Power over Ethernet receives ratification

IEEE approval could give PoE the credibility it requires to enter mainstream adoption. While some end users are already investigating the technology, others warn of the hidden costs.

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By  Maddy Reddy Published  February 8, 2004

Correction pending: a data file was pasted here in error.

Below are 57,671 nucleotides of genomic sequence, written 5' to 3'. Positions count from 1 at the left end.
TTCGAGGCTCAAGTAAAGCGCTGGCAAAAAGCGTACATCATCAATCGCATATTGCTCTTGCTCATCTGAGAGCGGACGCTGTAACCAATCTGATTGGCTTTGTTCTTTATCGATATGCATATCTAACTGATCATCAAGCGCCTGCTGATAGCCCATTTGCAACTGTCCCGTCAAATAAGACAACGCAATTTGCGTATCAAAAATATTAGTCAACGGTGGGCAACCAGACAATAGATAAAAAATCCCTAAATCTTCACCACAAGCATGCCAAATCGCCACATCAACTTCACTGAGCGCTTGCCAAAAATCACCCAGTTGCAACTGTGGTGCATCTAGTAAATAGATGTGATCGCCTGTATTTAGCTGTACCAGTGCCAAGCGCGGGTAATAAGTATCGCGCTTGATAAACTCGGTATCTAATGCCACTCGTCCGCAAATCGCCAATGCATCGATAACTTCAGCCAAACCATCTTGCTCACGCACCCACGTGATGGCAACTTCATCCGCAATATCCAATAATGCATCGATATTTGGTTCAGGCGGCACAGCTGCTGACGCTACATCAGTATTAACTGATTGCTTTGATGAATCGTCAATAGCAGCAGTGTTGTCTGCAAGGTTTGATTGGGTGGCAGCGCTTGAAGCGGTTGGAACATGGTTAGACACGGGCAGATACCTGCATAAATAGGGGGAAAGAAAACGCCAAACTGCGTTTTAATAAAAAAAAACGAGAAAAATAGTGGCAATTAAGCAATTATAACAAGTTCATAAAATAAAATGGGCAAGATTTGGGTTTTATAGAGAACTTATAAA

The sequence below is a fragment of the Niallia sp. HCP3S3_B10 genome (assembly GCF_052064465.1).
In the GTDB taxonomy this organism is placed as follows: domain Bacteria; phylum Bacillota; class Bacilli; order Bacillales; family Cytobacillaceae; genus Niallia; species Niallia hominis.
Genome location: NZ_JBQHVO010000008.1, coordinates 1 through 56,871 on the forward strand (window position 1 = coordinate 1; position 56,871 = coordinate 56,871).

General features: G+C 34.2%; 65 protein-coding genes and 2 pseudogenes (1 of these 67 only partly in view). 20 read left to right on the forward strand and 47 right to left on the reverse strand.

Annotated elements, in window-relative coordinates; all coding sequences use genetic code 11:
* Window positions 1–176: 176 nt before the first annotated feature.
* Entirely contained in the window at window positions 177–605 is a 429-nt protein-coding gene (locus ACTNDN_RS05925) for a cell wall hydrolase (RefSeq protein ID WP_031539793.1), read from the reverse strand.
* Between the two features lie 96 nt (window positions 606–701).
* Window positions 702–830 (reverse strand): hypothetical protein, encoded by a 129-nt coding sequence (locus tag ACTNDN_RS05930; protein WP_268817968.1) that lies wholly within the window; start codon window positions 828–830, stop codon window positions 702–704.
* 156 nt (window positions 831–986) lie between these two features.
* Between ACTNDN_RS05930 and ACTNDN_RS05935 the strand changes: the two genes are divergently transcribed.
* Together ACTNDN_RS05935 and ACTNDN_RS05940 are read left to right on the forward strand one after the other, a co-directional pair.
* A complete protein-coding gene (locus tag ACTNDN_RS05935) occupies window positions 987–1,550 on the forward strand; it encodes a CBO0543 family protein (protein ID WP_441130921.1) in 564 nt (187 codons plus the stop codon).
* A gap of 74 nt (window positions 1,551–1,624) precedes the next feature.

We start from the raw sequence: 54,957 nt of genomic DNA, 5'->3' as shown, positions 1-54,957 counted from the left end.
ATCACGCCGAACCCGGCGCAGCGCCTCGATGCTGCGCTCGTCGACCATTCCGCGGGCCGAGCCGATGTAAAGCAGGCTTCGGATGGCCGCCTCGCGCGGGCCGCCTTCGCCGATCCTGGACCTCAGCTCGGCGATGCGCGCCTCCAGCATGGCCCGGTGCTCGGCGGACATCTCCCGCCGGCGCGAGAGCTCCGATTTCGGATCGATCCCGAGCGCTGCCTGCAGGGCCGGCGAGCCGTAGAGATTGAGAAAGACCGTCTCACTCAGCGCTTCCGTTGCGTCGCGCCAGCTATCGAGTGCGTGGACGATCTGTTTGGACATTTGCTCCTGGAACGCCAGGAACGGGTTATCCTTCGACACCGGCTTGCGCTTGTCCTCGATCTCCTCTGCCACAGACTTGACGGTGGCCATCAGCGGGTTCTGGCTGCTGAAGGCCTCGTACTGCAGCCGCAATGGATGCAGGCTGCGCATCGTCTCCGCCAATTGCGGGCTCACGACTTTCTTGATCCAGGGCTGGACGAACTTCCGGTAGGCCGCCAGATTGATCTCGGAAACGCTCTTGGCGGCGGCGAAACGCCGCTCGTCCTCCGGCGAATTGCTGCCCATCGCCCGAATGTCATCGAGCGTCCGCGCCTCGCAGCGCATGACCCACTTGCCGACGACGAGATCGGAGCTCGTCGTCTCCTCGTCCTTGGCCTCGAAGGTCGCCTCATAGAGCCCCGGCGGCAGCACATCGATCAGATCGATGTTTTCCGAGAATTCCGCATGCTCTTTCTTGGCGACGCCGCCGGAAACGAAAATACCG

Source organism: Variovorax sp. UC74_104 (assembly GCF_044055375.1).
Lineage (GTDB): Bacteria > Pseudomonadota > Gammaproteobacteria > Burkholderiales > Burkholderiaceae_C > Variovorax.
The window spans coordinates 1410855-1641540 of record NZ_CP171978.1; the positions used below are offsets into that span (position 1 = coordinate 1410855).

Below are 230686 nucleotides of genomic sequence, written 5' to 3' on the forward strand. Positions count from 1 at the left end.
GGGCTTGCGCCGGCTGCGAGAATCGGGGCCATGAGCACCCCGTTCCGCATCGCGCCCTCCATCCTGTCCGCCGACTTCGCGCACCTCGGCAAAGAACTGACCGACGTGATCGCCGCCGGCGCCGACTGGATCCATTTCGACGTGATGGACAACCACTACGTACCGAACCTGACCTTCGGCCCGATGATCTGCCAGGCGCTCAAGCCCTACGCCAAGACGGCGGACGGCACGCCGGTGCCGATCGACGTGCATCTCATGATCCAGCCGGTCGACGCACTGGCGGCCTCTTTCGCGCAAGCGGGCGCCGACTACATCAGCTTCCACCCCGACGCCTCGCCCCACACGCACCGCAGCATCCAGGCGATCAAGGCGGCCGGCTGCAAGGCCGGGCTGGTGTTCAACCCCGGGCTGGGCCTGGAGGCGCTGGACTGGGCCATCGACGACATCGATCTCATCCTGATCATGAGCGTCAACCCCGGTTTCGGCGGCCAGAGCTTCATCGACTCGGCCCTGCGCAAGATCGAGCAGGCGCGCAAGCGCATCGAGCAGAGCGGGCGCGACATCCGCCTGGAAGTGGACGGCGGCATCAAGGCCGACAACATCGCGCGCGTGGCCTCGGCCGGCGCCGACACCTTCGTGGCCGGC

|~|Stan.jpg|~|3Com’s Stanislas de Boisset says IP telephony is driving PoE adoption in the Middle East.|~|The recently IEEE ratified Power over Ethernet (PoE) 802.3af specification is beginning to garner interest in the Middle East. Key to this growing enthusiasm is the technology’s ability to reduce the costs associated with wireless local area network (WLAN) installations, a factor frequently cited for holding back voice over IP (VoIP) implementations in the region. PoE enables a single ethernet cable to provide users with data connectivity and power, therefore making additional electrical wiring redundant. Although the idea of providing power in such a manner dates back to 1999, when several networking vendors had proprietary solutions, a lack of compatibility has resulted in limited interest. However, by creating an industry standard, the IEEE has helped ensure full interoperability between networking and power equipment, thus availing vendors and end users of its cost cutting benefits. “PoE is very important since it facilitates for a whole new range of products and solutions, ranging from VoIP phones to wireless networks,” says Martin van Schooten, marketing director, Extreme Networks, Europe Middle East & Africa. And, while the region often lags behind more mature markets such as Europe and the US in terms of infrastructure adoption, it appears as though local end user organisations are already buying into PoE. For example, UPS vendor APC notes that many new network installations are utilising the technology. “Most of the VoIP-enabled broadband networks in projects like Dubai Marina and Dubai Land have provisioning for PoE on existing power installations,” says Erik Vossebelt, business development manager, APC Middle East. “We are slowly seeing a higher adoption rate here [in the region.] This is being largely driven by IP telephony and wireless vendors, especially in newly deployed networks,” adds Stanislas de Boisset, network consultant at 3Com Middle East. However, while the benefits of the technology are readily identifiable and certain marquee projects within the region already slated to be using PoE, the recently-ratified technology is not without its issues. For instance, although most Cat 5 cables installed by businesses in the region should support POE with no modification, cost is still a big issue and the technology comes at a premium. “Although PoE is viable in situations where the power access points are mounted in more challenging places and the cost of wiring is high… if the cost of supporting these devices longer term is more than the cost of adding in wiring then the latter is the correct way to go,” says Nabil Sheikh, retail channel sales executive, US Robotics Middle East. “There is still a premium of at least 20% to 30% to pay for PoE-enabled switches and some vendors don’t ship backward compatible networking products,” adds de Boisset. A further hindrance to the adoption of PoE specified kit is the additional complexity it can bring to an end user organisation’s network infrastructure. Although the ability to run both power and data over the same cable should, theoretically, mean less physical management, this does not take into account legacy wiring. “Adding PoE devices into a network adds yet more equipment to be supported and stored for repairs,” says Sheikh. “The other issue to remember is that every device in the network adds to the possible failure modes. Therefore, although [the risks are] small, the reliability of the network reduces with each added device. So, if the network is expected to support a very high reliability system and this is a business requirement, then it may be that the provision of PoE is not the way forward,” he explains. Despite the warnings issued by Sheikh and de Boisset, Yarob Sakhnini, regional technical director at Foundry Networks, argues that the PoE cables themselves are not the issue, rather the implementation. Therefore, once vendors and system integrators have worked out a simple and effective way to deploy the solution, the interest it has garnered thus far can be turned into real world implementations. “In the long term, POE will become a very vital element in the deployment and development of network access, specifically in combination with other technologies like voice, video, wireless, and security,” adds Schooten.||**||

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